WASHINGTON — The Senate Agriculture Committee on Wednesday approved by 13-8 tough new curbs on financial derivatives, including a ban on most direct bank trading of the tools, which played a big role in exacerbating the 2008 financial crisis.
Derivatives are financial bets between private parties. Their value is derived from movements of an underlying asset. Some derivatives, such as oil futures contracts, are regulated and trade on an exchange.
Congress is trying to address the over-the-counter products that are often called swaps because one party wants to swap a risk it’s assumed to another party that’s willing to shoulder that risk for a fixed price. Swap deals cover everything from movements in the prices of contracts for delivery of barrels of oil or bushels of wheat to changes in the value of the dollar versus other currencies. These swaps take place off regulated exchanges.
The ban would require banks to spin off divisions that trade in the lucrative but opaque financial instruments into free-standing subsidiaries.
The vote sent a strong signal that not only are Democrats eager to take bold steps to revamp the regulatory process, but that Congress may enact a broad overhaul of Wall Street practices.
Sen. Charles Grassley, R-Iowa, joined 12 Democrats in approving the new limits, the first time this year that a Republican senator has sided with the opposition on sweeping financial legislation. Grassley said he voted for the measure because “transparency is the right policy,” though he warned that he might vote against the final bill.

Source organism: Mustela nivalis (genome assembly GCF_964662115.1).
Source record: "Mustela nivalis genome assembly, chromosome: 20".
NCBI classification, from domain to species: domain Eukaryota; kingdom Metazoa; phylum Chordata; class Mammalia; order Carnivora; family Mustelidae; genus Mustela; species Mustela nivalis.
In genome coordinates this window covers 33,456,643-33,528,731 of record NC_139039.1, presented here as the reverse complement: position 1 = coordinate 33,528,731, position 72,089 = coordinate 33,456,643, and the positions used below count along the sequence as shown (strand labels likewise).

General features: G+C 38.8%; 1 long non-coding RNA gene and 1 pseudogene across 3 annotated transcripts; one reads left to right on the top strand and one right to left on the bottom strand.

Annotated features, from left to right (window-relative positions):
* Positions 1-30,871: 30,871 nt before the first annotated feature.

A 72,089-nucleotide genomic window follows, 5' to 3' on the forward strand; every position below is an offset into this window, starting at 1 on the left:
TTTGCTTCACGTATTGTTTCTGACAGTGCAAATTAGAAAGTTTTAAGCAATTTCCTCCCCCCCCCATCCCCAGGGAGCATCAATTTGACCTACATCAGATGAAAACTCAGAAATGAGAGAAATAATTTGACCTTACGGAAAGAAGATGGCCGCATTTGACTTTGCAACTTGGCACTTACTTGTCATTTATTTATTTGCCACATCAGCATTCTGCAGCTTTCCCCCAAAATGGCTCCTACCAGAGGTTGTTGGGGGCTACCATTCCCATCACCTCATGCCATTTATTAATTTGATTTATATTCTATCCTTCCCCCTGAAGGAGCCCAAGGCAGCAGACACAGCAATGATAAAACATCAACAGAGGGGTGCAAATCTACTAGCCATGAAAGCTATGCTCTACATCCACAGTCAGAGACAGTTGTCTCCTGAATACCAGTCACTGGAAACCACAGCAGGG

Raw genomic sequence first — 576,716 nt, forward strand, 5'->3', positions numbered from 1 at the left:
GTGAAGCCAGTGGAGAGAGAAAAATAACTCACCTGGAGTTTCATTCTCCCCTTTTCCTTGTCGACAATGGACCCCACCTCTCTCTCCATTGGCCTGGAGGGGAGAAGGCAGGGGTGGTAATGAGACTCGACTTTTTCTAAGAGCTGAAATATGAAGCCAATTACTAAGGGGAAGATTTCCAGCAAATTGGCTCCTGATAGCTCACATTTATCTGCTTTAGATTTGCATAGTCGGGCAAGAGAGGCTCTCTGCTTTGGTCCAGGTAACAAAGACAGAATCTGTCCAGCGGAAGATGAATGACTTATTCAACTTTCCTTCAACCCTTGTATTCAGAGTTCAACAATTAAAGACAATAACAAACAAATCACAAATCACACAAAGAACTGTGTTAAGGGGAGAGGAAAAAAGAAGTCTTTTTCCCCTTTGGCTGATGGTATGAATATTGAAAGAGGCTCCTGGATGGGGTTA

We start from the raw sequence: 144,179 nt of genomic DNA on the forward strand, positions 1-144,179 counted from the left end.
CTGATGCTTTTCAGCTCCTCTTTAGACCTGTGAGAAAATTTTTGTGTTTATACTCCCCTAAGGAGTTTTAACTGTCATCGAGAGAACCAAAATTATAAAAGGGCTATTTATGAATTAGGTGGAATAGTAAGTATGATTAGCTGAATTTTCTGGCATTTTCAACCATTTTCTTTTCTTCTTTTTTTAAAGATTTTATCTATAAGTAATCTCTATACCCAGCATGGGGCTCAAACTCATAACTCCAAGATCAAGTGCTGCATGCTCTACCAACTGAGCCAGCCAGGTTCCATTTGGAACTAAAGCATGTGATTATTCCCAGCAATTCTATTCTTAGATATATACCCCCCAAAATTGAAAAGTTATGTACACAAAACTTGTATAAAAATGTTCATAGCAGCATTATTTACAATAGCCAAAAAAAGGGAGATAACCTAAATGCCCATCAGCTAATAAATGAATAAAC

Other Republican senators talked in conciliatory terms, an indication that they’re feeling trapped between constituents demanding action against Wall Street excesses and their financial industry donors.
President Obama will give the effort a push today, when he travels to New York to call for tougher regulation of derivatives. The speech, White House press secretary Robert Gibbs said, will strike a balance between “calling out obscene bonuses” and “also saying that we don’t want to overly or unduly burden private enterprise and American business from operating.”
The derivatives vote was the final, and probably the most difficult, hurdle for the bill before it reaches the full Senate, perhaps as soon as today. The derivatives curbs, which would be tougher on banks than those the House passed last year, are expected to be added to broader legislation from the Senate Banking Committee that would change how financial institutions are regulated.
“Wall Street’s interests are different from Main Street’s. … Wall Street’s interest is to keep inefficient markets. This (legislation) is about promoting efficient markets,” said Commodity Futures Trading Commission Chairman Gary Gensler, who worked at Wall Street financial giant Goldman Sachs for 18 years.